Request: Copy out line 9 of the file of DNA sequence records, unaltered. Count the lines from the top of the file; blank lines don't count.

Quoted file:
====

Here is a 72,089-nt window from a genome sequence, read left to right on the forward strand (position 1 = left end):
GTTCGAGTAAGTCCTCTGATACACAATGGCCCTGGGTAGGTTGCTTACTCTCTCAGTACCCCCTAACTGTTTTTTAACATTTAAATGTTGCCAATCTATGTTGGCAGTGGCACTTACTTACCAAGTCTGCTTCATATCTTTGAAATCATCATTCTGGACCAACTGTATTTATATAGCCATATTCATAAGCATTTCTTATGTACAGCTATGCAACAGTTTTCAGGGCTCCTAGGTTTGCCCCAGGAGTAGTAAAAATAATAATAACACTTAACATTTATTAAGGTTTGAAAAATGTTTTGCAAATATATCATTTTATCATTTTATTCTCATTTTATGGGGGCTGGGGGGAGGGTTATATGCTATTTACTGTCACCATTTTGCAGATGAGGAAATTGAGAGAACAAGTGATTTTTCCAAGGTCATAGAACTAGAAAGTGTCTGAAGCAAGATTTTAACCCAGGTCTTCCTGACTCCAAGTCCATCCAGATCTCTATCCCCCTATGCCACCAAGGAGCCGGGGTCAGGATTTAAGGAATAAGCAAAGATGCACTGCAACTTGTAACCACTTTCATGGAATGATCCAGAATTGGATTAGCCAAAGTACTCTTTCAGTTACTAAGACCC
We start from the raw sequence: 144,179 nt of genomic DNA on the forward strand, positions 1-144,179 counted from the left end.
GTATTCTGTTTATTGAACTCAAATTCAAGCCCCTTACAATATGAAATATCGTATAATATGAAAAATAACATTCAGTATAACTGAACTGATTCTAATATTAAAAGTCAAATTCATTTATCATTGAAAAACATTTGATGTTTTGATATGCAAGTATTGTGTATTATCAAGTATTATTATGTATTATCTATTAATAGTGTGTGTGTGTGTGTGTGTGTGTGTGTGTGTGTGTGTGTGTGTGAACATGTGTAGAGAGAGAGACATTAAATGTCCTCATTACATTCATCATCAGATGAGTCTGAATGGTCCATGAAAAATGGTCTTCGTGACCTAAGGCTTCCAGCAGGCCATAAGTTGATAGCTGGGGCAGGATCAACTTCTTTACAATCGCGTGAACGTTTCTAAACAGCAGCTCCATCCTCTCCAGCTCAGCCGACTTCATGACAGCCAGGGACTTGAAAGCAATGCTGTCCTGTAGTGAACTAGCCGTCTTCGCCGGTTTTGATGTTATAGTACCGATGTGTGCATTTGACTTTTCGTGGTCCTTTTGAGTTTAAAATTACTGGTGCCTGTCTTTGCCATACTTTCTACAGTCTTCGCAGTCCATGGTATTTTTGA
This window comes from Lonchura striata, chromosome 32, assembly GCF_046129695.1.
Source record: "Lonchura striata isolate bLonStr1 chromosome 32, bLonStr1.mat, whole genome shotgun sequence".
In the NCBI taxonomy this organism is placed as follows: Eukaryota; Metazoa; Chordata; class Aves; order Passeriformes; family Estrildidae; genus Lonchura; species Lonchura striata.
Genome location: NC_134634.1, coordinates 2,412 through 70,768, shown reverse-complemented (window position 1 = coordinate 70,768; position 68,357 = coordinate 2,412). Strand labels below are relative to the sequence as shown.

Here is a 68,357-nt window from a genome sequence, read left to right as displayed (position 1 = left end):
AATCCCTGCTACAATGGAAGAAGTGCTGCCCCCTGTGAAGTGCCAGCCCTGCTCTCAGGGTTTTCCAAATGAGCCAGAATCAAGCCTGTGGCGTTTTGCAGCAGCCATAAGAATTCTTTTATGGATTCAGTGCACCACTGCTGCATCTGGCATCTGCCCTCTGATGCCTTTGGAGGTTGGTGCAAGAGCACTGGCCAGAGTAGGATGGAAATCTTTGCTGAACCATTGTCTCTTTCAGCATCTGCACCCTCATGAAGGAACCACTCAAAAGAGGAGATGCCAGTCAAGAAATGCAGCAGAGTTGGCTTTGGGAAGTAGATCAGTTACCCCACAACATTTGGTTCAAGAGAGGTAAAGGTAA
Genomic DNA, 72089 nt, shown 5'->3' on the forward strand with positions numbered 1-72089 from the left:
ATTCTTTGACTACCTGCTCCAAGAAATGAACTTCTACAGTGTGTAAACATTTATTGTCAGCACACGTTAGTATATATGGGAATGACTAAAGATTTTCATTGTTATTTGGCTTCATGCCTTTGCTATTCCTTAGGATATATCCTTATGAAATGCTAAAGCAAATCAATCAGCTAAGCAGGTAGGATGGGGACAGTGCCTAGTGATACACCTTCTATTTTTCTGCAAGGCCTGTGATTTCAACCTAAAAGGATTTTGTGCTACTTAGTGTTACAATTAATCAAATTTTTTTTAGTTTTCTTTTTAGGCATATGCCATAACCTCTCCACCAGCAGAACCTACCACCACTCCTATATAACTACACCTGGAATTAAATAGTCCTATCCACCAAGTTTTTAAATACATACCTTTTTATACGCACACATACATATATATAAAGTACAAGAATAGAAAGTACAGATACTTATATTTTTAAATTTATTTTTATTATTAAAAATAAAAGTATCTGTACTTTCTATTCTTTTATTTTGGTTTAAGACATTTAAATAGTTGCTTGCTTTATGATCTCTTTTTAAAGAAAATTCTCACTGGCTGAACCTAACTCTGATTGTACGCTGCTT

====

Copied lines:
Here is a 68,357-nt window from a genome sequence, read left to right as displayed (position 1 = left end):